He’s known, in Japan, as “the Prince,” groomed from childhood to take control of the family business, but whether Toyota President Akio Toyoda can rise to the occasion, or will be felled by indecision, like Shakespeare’s Hamlet, could come clear on the floor of a Capitol Hill committee room later today.
One thing is certain: the man who charged into his post, last year, under the mantle of reform, now faces a far more serious task than he or his backers could have ever imagined when he was formally anointed CEO of the world’s largest automaker.
Toyoda’s appearance before the House Oversight and Government Reform Committee will cap two days of contentious hearings meant to examine an ongoing safety scandal touched off, last October, when Toyota reluctantly agreed to recall 3.8 million cars, trucks and crossovers to handle concerns that those vehicles might race out of control unexpectedly.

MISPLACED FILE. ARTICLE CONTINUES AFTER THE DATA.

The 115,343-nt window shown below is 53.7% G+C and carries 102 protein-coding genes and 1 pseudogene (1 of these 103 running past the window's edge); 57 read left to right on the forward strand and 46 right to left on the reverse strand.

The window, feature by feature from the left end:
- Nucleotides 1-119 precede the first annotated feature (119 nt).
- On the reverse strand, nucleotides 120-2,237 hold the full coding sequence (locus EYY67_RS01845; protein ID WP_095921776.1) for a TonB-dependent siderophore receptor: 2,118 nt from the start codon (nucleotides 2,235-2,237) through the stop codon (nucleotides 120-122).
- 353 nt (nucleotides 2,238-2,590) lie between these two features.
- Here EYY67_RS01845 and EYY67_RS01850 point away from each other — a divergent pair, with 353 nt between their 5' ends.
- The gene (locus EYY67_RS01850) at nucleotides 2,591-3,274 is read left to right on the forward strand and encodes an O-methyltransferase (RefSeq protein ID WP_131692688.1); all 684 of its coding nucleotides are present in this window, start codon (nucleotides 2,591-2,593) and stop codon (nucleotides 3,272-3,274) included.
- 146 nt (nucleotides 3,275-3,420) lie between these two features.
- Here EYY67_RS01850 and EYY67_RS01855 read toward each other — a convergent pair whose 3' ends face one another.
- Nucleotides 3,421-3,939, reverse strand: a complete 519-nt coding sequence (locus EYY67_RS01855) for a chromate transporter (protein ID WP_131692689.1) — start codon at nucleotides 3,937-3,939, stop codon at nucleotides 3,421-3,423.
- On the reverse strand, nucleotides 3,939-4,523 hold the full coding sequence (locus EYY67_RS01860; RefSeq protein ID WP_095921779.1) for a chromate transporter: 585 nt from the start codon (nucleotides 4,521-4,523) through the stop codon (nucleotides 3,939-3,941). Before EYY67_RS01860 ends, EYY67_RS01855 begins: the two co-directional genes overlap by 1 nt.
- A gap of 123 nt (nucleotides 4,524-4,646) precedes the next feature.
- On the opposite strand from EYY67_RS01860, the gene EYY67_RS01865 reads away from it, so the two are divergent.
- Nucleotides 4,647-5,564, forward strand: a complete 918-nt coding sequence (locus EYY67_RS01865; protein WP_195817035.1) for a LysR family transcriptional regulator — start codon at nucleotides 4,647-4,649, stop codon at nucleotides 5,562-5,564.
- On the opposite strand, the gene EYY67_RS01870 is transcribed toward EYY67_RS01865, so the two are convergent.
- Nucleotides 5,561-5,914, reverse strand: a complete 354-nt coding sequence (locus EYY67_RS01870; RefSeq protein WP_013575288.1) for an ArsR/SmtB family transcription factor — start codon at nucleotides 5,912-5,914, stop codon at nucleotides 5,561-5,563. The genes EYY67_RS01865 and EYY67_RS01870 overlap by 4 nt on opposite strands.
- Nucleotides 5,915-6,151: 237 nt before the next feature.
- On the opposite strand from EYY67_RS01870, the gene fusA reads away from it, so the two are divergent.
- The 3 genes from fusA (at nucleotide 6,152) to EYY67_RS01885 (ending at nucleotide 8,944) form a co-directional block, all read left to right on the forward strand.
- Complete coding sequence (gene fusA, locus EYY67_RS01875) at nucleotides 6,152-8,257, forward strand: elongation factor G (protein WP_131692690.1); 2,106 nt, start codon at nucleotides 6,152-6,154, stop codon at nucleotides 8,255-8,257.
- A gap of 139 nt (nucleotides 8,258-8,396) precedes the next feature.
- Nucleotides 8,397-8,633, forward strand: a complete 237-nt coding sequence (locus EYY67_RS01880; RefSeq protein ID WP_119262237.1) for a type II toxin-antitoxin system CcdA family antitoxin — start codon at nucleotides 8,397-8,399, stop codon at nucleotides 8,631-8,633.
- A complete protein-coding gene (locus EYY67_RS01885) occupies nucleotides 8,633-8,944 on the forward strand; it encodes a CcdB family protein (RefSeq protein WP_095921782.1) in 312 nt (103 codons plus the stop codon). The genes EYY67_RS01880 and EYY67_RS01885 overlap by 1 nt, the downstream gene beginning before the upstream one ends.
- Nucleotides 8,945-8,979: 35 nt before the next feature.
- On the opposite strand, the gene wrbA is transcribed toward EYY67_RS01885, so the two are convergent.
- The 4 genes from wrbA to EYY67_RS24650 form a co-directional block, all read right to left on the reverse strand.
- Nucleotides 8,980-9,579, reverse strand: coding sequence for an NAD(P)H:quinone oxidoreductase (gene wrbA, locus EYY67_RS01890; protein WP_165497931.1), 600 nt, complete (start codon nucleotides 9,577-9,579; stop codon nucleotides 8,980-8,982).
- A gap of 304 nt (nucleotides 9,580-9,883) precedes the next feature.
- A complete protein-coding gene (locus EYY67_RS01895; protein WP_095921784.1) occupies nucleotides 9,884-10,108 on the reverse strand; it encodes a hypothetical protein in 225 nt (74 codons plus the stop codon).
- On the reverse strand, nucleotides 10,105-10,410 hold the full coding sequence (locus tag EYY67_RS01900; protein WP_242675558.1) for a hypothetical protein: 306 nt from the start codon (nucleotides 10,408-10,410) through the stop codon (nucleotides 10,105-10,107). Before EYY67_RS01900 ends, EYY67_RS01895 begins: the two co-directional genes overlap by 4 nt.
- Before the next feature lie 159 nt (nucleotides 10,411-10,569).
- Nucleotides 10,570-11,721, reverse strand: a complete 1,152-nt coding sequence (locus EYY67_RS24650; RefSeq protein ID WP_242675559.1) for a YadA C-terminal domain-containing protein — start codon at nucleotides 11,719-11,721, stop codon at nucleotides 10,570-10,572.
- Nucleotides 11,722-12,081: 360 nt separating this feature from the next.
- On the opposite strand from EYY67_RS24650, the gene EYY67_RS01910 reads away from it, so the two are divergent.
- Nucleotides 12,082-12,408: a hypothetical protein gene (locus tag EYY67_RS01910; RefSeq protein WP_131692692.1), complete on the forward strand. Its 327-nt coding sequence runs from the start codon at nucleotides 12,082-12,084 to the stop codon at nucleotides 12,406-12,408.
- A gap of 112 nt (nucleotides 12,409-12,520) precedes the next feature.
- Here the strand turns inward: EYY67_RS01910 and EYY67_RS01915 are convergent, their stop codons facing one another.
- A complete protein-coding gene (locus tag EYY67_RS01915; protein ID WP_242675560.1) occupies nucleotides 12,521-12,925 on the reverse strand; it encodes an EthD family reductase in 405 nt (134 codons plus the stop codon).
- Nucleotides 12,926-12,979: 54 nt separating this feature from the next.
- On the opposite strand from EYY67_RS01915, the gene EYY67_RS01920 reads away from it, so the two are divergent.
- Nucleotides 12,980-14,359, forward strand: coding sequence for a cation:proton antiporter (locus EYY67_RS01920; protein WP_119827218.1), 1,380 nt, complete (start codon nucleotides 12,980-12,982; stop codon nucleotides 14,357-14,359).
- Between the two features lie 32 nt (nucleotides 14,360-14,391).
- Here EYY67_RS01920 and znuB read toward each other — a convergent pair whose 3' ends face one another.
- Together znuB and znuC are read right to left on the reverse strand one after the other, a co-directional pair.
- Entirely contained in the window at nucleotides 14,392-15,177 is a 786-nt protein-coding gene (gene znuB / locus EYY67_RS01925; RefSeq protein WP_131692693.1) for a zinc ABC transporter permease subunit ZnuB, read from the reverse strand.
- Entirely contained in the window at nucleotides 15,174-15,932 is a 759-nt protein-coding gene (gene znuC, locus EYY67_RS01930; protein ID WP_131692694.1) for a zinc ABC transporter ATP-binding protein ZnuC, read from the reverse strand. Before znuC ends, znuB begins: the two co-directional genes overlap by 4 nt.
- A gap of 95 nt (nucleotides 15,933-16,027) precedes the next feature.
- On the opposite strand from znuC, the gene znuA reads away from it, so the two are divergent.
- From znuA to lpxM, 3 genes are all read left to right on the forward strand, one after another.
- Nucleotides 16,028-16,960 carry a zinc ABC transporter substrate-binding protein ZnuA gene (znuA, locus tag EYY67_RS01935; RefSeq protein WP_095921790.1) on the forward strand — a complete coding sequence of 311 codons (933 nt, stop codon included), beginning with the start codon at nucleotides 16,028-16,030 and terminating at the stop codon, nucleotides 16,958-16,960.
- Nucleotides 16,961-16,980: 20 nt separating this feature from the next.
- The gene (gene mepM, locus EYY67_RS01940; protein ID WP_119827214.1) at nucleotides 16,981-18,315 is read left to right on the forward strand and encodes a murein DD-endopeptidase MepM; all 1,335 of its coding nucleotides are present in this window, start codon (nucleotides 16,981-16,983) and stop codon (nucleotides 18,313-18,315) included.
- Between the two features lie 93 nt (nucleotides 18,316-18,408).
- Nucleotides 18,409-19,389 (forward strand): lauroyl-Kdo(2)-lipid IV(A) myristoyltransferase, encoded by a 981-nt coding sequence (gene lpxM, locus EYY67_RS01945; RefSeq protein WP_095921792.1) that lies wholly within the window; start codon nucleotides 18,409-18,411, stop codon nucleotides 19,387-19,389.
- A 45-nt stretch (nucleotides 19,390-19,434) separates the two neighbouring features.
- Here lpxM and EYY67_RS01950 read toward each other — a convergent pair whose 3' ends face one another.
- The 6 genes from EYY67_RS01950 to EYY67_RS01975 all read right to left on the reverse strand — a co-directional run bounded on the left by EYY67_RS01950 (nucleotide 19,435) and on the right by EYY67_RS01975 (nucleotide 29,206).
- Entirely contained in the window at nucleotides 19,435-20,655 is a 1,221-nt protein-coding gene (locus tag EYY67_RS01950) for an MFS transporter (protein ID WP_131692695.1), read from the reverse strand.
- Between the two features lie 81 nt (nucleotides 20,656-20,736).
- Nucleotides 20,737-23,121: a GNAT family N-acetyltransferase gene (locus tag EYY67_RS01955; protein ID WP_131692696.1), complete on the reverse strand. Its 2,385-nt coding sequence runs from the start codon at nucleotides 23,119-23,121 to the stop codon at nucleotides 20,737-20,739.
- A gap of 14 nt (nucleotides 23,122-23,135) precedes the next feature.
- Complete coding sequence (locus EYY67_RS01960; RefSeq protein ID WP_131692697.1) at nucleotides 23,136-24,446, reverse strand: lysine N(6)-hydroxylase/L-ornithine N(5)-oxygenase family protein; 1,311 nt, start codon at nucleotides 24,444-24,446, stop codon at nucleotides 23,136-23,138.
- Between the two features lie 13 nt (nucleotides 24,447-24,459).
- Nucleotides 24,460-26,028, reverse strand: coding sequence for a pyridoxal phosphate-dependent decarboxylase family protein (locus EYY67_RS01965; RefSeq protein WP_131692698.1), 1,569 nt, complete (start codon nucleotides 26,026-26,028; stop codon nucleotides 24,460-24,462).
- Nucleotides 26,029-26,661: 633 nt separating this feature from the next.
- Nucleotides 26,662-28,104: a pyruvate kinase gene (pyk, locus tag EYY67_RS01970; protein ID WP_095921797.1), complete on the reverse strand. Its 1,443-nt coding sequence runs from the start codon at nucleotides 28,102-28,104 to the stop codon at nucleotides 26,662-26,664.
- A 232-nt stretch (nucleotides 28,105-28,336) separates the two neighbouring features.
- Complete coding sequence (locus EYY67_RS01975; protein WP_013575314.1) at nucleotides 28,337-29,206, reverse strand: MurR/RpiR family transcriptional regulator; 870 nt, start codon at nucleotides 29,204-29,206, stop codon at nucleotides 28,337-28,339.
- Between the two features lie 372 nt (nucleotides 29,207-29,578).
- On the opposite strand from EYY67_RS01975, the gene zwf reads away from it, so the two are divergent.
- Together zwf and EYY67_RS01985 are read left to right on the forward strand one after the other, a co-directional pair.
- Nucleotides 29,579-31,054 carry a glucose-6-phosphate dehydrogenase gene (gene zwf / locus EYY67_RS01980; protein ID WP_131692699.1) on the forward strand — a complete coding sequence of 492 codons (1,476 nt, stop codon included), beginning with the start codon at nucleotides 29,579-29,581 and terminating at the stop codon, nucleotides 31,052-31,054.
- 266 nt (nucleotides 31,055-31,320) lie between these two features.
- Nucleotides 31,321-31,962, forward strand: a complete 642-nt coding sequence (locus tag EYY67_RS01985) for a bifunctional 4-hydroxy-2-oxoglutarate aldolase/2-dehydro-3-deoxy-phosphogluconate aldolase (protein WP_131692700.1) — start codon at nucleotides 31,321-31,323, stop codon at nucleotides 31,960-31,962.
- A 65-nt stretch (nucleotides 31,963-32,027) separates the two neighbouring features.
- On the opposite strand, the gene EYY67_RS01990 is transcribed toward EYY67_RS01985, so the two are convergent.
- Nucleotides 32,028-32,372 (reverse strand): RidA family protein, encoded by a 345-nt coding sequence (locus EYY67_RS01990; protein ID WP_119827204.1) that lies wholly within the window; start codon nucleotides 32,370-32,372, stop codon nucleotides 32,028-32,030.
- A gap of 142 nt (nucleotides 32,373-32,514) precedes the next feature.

Since then, there have been a spate of additional recalls, bringing the vehicle total to more than 8 million, while still more Toyota products are targets of ongoing safety inquiries. Meanwhile, investigations that could lead to possible criminal charges against Toyota and its management team have just gotten underway.
“It’s time for decisive leadership,” said analyst Joe Phillippi, of AutoTrends Consulting, but the 53-year-old Toyoda initially seemed reluctant to step into the worsening safety scandal.
Toyoda was nowhere to be seen when a second recall for unintended acceleration – this one to repair potentially sticky accelerator pedals – was launched on January 21.
A Japanese TV crew eventually found him at the annual conference of world leaders in Davos, Switzerland, where he issued a quick apology before jumping into an Audi driving him away from the event.